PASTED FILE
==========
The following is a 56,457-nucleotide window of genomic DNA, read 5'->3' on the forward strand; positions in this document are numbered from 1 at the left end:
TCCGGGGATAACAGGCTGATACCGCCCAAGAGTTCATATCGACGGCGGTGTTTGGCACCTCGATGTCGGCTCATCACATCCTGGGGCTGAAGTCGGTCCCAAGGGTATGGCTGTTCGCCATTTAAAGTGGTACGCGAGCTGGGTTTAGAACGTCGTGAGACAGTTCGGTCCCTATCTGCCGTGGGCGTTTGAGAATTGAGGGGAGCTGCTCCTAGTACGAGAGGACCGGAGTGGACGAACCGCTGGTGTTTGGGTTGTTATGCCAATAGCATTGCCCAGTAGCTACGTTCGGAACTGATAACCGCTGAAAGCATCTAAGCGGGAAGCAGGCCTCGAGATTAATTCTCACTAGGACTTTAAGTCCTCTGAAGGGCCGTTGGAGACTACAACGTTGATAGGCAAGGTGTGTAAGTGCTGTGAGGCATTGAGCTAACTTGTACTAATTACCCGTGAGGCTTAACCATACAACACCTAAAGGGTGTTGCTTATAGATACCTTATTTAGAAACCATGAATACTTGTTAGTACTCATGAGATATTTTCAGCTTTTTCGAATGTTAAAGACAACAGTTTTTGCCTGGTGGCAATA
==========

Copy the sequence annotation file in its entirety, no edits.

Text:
The following is a 56,457-nucleotide window of genomic DNA, read 5'->3' on the forward strand; positions in this document are numbered from 1 at the left end:
TCCGGGGATAACAGGCTGATACCGCCCAAGAGTTCATATCGACGGCGGTGTTTGGCACCTCGATGTCGGCTCATCACATCCTGGGGCTGAAGTCGGTCCCAAGGGTATGGCTGTTCGCCATTTAAAGTGGTACGCGAGCTGGGTTTAGAACGTCGTGAGACAGTTCGGTCCCTATCTGCCGTGGGCGTTTGAGAATTGAGGGGAGCTGCTCCTAGTACGAGAGGACCGGAGTGGACGAACCGCTGGTGTTTGGGTTGTTATGCCAATAGCATTGCCCAGTAGCTACGTTCGGAACTGATAACCGCTGAAAGCATCTAAGCGGGAAGCAGGCCTCGAGATTAATTCTCACTAGGACTTTAAGTCCTCTGAAGGGCCGTTGGAGACTACAACGTTGATAGGCAAGGTGTGTAAGTGCTGTGAGGCATTGAGCTAACTTGTACTAATTACCCGTGAGGCTTAACCATACAACACCTAAAGGGTGTTGCTTATAGATACCTTATTTAGAAACCATGAATACTTGTTAGTACTCATGAGATATTTTCAGCTTTTTCGAATGTTAAAGACAACAGTTTTTGCCTGGTGGCAATA